It has finally happened. Keys on your MacBook Pro aren’t responding, there’s a crack on the screen, or the battery no longer holds enough of a charge to make it useful. A repair is in your future, which entails bringing your Mac in for repair. Before bringing your Mac in for repair, here are some steps that we—and Apple—highly recommend that you follow first.
Back Up Your Mac
The one thing you must do is make a backup of your data, or preferably two. Some repairs require replacing the internal storage and sometimes required repair diagnostics must erase internal storage. Since you’re already backing up (right?!?), this should mostly be a matter of updating your backups.
We recommend both using Time Machine and making a duplicate using an app like SuperDuper or Carbon Copy Cloner. That second backup protects you against the first failing when you try to restore—it’s uncommon but not unknown. (A third backup to an online service like Backblaze is also a good idea, but it won’t help in this scenario unless something happens to both your other backups.)
If your Mac laptop boots but can’t be used due to a broken keyboard or trackpad, remember that you can attach an external keyboard and mouse. Also, if a broken screen prevents you from using it, try using Target Disk Mode to make your backup to another Mac.
Enable Guest Access
For some problems, the repair technician may need to verify that your Mac functions normally after the repair—imagine trying to verify that each of the keys on the keyboard work. If you don’t want to give us your admin password you can create a guest user.
Head to System Preferences > Users & Groups. Click the lock icon at the lower left of the preference pane to unlock the pane. Click Guest User in the sidebar and then select “Allow guests to log in to this computer.” Also, click Login Options and make sure Automatic Login is turned off (it’s locked off when FileVault is enabled, which we strongly recommend) and Display Login Window As is set to List of Users.
Turn Off Find My Mac
We can’t repair a Mac that has Find My Mac enabled, due to Activation Lock, it is also useful for proving that you own the Mac and know the necessary Apple ID password.
Please turn it off. Open System Preferences > Apple ID > iCloud and deselect the checkbox next to Find My Mac. Make sure to turn it back on when you get your Mac back.
Turn Off Your Firmware Password
Few people have enabled a firmware password, and Macs with Apple silicon don’t support them, but if you have an older Intel-based Mac with a firmware password enabled, you’ll need to turn it off before the Mac can be repaired.
To do this, start up in macOS Recovery, choose Utilities > Startup Security Utility or Firmware Password Utility, click Turn Off Firmware Password, and enter the firmware password when prompted. Quit the utility and then restart the Mac.
Deauthorize Your Computer for iTunes Store Purchases
You don’t have to deauthorize your Mac before sending it in for repair, but it could save some headaches later on. Certain types of repairs might change the identity of the Mac in such a way that it’s no longer authorized but takes up one of your five authorizations. Authorizing another Mac could require that you first deauthorize all your computers, which you can do only once per year. Luckily, deauthorizing a Mac is easy to do.
In either the Music app or the TV app, choose Account > Authorizations > Deauthorize This Computer. Sign in with your Apple ID, and click Deauthorize when prompted. The same submenu lets you authorize the Mac again when you get it back.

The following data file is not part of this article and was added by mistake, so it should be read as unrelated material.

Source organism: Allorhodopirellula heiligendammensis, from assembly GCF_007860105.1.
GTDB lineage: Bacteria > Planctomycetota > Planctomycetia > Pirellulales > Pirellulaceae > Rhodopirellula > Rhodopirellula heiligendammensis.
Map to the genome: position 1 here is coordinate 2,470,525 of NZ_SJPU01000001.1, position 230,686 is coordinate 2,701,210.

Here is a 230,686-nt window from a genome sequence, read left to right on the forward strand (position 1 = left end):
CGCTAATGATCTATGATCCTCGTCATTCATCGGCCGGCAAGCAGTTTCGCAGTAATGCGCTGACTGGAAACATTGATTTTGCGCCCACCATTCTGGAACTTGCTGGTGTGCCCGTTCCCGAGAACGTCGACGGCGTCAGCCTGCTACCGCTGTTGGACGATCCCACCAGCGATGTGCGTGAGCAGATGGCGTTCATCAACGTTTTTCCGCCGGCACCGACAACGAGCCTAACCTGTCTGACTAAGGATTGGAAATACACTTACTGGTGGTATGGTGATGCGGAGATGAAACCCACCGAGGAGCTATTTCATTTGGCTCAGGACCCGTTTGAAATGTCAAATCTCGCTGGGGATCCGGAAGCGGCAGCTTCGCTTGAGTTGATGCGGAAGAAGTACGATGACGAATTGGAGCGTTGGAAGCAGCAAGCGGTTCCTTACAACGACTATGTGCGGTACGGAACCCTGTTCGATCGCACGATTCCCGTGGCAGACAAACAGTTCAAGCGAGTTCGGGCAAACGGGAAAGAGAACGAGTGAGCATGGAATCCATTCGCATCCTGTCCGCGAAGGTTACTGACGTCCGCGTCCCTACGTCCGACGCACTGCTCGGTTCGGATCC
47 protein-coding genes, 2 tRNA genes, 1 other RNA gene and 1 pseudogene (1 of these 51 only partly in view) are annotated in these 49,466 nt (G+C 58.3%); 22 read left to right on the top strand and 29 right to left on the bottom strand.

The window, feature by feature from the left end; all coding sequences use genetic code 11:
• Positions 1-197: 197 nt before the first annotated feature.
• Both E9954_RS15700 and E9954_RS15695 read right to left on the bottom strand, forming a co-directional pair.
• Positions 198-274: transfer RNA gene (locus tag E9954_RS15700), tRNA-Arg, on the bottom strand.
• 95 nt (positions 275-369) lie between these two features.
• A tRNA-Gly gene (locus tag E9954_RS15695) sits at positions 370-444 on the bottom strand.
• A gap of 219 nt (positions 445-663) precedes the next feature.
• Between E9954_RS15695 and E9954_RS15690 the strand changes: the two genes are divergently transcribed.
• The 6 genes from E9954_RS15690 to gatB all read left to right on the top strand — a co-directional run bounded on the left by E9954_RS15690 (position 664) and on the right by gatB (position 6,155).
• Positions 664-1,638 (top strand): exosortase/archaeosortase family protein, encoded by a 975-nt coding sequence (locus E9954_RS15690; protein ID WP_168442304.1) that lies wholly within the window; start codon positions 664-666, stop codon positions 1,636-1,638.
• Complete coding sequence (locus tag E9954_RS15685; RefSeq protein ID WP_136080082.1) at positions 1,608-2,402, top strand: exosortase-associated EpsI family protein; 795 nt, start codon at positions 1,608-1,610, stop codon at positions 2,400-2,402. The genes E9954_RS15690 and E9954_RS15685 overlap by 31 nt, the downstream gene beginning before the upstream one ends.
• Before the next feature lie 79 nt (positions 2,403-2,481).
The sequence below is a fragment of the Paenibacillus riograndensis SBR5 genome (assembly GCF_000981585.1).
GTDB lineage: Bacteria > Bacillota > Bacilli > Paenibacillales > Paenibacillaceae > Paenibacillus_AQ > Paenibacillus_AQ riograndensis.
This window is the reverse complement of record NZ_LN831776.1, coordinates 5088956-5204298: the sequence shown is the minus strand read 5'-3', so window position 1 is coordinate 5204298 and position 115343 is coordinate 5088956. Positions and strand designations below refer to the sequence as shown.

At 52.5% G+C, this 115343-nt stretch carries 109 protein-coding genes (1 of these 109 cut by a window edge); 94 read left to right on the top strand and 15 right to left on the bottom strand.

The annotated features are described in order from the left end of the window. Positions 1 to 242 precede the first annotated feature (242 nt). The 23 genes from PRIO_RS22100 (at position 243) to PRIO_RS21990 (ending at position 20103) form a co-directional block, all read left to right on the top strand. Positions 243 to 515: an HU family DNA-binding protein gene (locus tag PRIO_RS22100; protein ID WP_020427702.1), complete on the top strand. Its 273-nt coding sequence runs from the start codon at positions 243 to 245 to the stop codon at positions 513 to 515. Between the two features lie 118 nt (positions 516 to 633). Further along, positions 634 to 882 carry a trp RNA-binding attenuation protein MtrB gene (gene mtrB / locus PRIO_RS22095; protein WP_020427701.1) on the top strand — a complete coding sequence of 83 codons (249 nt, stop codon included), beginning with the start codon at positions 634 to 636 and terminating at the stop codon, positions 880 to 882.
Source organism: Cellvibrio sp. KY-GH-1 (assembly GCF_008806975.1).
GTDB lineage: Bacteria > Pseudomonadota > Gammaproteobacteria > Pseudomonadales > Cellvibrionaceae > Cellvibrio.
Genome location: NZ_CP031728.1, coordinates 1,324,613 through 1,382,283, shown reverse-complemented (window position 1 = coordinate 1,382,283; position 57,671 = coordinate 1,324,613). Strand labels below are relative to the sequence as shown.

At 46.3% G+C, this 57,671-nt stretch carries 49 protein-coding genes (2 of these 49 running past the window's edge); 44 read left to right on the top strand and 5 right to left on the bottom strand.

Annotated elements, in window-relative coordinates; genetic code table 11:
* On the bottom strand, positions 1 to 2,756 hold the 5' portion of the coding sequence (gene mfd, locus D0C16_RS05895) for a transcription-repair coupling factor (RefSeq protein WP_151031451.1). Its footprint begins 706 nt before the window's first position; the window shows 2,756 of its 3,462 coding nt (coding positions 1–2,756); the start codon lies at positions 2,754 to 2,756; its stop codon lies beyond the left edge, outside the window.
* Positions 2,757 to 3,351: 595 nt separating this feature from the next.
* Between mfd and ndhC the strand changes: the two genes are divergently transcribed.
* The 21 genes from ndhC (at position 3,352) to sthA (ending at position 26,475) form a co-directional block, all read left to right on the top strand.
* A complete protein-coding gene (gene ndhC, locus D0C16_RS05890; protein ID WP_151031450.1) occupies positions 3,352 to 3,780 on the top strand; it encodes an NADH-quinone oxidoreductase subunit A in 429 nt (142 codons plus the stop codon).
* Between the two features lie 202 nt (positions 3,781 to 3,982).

For Extra, Extra Security
Those whose Macs contain truly sensitive data (you know, patient records, corporate trade secrets, space laser access codes, etc.) may wish to take additional steps to ensure that there’s no way that data could be compromised. The first step is to turn on FileVault, which encrypts the entire contents of the Mac’s internal storage. This is quick and easy on Macs with T2 chips or Apple silicon, where it piggybacks on the fact that internal storage is already encrypted. On older Macs, encrypting a large drive can take many hours.
In an ideal world, of course, you would have turned on FileVault as soon as you started using the Mac. If that’s not the case, turn it on now—we’ll wait. That may be sufficient if your data is sensitive but not life-changingly sensitive. If you’re storing the equivalent to the keys to Fort Knox, take the next step, which is to erase the Mac after making your backups. The best way to do this varies:
- Newer Mac: On a Mac with a T2 chip or Apple silicon running macOS 12 Monterey, open System Preferences, click the System Preferences menu in the menu bar, and choose Erase All Content and Settings to launch Erase Assistant. This approach “erases” all your data by destroying the encryption keys necessary to decrypt the data; it’s extremely quick and secure.
- Older Mac: For a Mac without even a T2 chip or one running an earlier version of macOS, boot into macOS Recovery and use Disk Utility to erase the internal drive and reinstall macOS. If you’re erasing a hard drive, click the Security Options button and choose how many passes of random data and zeroes to write to the drive: two, three, or seven. These extra passes take a long time, and the option isn’t available for SSDs, which can’t be securely erased other than by turning off FileVault.
Needless to say, when you get the Mac back, you’ll need to restore from your backup. That will be time-consuming, but it’s a small price to pay for peace of mind.
Don’t go overboard, though—almost no one needs to worry about this level of security, and if you do, you probably work for an employer with policies and practices to protect data. For the rest of us, it’s just a matter of being sensible and cautious by making a backup, enabling guest access, and turning off Find My Mac.
(Featured image by iStock.com/Rawf8)